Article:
Folding-Shearing Sheet Forming

Making automotive sheet metal parts with less scrap

Key Features
  • Folding-shearing is a forming process in which the corners of box-like sheet metal parts are formed by folding and then shearing the starting blank.
    Compared to currently employed techniques, folding-shearing does not require gripping of the blank, so little to no material is scrapped after forming. The process is expected to achieve the same manufacturing speed as current techniques.
    Research on folding-shearing currently focuses on the development and demonstration of the process concept. A characterisation of the process mechanics is under way using experiments and numerical simulations, and a study of the process limits is planned once the final machine becomes operational.  

The Process

In folding-shearing, the goal is to form a sheet metal part comprised of  shrink corners such as a square-based cup. A shrink corner is a section of a sheet metal part in which material accumulates during plastic deformation. To avoid wrinkling and tearing in such an operation, a balance between tension and compression must be achieved. In the process, the corner is formed by folding followed by shearing. In the shearing step, a sliding horseshoe-shaped die passes over the folded sheet. This leads to circumferential compression and radial tension, which is favourable to keep the thickness of the part unchanged. Unlike deep-drawing, the straight flange is deformed by pure bending. In folding-shearing the undeformed region does not need to change shape, and so it is much easier to avoid wrinkling without causing cracking.

Key novelty and sustainability advantage

On average, the world’s automotive manufacturers scrap half the sheet metal they purchase, mainly when trimming components after deep-drawing. This waste arises mainly from the use of material in the blank-holder. This extra material is currently essential for managing the process window between wrinkling and tearing failures in deep-drawing. The folding-shearing process is an attempt to form deep-drawn shapes without a blank-holder but at comparable speed. This will result in very significant material savings while still delivering a high turnover.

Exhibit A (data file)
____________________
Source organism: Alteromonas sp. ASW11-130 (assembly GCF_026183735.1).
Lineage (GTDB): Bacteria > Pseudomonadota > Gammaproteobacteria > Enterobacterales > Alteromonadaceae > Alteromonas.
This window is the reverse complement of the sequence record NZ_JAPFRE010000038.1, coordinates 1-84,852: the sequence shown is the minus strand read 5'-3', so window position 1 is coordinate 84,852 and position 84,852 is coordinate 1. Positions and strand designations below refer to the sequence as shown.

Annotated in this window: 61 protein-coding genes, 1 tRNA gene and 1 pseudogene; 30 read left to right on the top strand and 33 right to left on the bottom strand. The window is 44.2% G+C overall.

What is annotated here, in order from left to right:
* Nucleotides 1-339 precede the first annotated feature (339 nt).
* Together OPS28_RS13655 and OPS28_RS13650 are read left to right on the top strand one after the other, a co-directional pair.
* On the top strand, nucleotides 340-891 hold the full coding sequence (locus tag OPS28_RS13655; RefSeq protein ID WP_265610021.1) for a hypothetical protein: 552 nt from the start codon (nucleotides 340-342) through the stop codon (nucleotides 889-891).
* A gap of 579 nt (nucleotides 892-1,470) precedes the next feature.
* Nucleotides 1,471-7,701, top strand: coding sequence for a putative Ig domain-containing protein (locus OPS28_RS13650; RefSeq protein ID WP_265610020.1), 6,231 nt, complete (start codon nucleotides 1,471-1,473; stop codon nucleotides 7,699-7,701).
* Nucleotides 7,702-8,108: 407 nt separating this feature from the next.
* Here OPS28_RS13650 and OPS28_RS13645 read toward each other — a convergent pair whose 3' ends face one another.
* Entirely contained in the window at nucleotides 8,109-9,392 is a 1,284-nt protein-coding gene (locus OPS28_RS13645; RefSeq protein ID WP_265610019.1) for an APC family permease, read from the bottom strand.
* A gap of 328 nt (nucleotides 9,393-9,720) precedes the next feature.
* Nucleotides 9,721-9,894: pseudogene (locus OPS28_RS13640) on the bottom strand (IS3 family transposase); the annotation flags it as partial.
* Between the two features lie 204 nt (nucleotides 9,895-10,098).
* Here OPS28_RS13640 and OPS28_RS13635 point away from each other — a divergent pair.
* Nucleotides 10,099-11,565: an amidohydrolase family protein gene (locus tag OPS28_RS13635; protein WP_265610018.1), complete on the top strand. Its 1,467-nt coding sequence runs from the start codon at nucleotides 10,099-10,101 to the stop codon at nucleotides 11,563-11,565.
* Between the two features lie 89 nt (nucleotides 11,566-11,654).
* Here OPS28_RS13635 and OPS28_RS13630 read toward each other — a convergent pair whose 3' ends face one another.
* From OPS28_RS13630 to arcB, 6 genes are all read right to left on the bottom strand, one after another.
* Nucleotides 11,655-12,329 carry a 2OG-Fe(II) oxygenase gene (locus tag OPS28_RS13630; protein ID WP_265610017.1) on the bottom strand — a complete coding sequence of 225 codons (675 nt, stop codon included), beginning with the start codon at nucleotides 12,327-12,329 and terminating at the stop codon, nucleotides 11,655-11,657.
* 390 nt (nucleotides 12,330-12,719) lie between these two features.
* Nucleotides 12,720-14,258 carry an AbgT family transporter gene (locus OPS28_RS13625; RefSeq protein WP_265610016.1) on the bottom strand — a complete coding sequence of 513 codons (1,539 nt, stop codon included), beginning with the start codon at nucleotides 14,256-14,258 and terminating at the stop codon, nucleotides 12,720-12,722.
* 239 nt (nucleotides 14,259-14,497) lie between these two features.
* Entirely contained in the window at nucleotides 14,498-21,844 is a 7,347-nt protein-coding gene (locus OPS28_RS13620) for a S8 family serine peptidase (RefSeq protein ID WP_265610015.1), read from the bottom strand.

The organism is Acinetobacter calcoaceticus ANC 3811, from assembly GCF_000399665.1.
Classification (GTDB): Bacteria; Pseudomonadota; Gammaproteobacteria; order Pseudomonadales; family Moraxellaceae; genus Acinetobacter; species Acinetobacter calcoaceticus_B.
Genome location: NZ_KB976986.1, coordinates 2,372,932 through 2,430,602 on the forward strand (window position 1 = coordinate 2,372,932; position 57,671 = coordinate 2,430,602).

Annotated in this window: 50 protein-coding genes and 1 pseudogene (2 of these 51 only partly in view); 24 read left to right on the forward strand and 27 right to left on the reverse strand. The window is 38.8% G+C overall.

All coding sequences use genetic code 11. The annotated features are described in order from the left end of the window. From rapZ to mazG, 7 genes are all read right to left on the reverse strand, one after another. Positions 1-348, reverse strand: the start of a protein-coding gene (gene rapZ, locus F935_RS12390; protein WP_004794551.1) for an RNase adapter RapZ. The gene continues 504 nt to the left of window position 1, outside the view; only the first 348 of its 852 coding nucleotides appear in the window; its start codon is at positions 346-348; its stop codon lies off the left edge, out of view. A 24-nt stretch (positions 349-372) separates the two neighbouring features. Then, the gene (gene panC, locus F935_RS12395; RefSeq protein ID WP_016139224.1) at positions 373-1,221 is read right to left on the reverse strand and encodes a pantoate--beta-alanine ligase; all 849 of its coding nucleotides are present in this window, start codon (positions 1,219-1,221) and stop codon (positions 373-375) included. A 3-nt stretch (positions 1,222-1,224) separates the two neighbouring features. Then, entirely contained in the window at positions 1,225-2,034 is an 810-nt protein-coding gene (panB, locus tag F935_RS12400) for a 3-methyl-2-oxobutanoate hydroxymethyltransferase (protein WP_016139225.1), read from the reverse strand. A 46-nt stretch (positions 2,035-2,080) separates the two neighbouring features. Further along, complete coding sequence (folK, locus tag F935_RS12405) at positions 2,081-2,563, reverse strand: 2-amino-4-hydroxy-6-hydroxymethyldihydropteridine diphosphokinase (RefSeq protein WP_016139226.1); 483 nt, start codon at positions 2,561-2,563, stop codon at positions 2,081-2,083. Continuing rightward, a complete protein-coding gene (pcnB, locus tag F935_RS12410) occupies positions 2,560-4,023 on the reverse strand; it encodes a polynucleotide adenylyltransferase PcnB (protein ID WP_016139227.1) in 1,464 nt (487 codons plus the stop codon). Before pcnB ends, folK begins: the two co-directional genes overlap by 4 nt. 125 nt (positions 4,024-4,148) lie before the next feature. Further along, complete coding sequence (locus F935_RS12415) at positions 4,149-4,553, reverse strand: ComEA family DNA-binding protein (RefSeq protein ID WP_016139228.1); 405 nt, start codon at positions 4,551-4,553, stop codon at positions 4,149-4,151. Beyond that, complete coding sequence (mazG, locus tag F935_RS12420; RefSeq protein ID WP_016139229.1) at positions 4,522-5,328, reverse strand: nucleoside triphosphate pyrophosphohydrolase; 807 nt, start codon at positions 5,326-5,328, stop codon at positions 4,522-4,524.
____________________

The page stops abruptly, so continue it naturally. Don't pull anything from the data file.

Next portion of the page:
Lines of research

Two precursor machines have been built to study the mechanics of the folding-shearing process. Experimental and numerical research aims at understanding the forces involved and analysing the modes of failure. The third machine is going to realise the full process concept, with the aim of producing square sheet metal boxes. From there, a full investigation of the process limits will be required, to test the potential of the technique to form a variety of sheet metal parts with no scrap.

History of the machine

The folding-shearing machine was designed and built by former research associate Dr Adam Nagy and by current senior research associate Dr Christopher Cleaver, in collaboration with Coventry’s Manufacturing Technology Centre (MTC). The machine has not been commissioned yet, but two precursor machines have been operational since 2018. A patent for the process is currently pending. Something to note is the clear aesthetic improvement over previous machines built in the group, with the colourful painting of the structural frame.